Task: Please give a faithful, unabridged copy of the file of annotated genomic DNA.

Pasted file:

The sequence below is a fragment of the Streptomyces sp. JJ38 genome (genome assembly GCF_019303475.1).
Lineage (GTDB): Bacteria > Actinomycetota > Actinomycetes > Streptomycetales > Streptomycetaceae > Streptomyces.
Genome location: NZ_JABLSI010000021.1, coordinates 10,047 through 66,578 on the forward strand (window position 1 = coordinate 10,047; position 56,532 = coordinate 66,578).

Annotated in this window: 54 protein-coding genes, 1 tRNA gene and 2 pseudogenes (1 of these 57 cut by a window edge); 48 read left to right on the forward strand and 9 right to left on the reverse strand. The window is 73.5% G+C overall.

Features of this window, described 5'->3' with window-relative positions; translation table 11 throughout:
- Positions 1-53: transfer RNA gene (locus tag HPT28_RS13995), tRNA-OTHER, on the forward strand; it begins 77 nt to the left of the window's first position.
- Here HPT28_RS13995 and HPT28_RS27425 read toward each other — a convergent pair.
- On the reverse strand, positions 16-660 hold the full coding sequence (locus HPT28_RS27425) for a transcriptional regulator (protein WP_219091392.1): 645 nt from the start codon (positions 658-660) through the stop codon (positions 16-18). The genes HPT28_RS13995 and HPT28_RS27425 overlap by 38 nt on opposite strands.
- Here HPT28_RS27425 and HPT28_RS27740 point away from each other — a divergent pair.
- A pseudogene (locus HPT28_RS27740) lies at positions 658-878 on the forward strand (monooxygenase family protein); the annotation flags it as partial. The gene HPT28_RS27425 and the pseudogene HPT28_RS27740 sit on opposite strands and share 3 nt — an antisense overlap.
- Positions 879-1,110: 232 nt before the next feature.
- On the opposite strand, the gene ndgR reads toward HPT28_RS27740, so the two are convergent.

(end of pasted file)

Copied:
The sequence below is a fragment of the Streptomyces sp. JJ38 genome (genome assembly GCF_019303475.1).
Lineage (GTDB): Bacteria > Actinomycetota > Actinomycetes > Streptomycetales > Streptomycetaceae > Streptomyces.
Genome location: NZ_JABLSI010000021.1, coordinates 10,047 through 66,578 on the forward strand (window position 1 = coordinate 10,047; position 56,532 = coordinate 66,578).

Annotated in this window: 54 protein-coding genes, 1 tRNA gene and 2 pseudogenes (1 of these 57 cut by a window edge); 48 read left to right on the forward strand and 9 right to left on the reverse strand. The window is 73.5% G+C overall.

Features of this window, described 5'->3' with window-relative positions; translation table 11 throughout:
- Positions 1-53: transfer RNA gene (locus tag HPT28_RS13995), tRNA-OTHER, on the forward strand; it begins 77 nt to the left of the window's first position.
- Here HPT28_RS13995 and HPT28_RS27425 read toward each other — a convergent pair.
- On the reverse strand, positions 16-660 hold the full coding sequence (locus HPT28_RS27425) for a transcriptional regulator (protein WP_219091392.1): 645 nt from the start codon (positions 658-660) through the stop codon (positions 16-18). The genes HPT28_RS13995 and HPT28_RS27425 overlap by 38 nt on opposite strands.
- Here HPT28_RS27425 and HPT28_RS27740 point away from each other — a divergent pair.
- A pseudogene (locus HPT28_RS27740) lies at positions 658-878 on the forward strand (monooxygenase family protein); the annotation flags it as partial. The gene HPT28_RS27425 and the pseudogene HPT28_RS27740 sit on opposite strands and share 3 nt — an antisense overlap.
- Positions 879-1,110: 232 nt before the next feature.
- On the opposite strand, the gene ndgR reads toward HPT28_RS27740, so the two are convergent.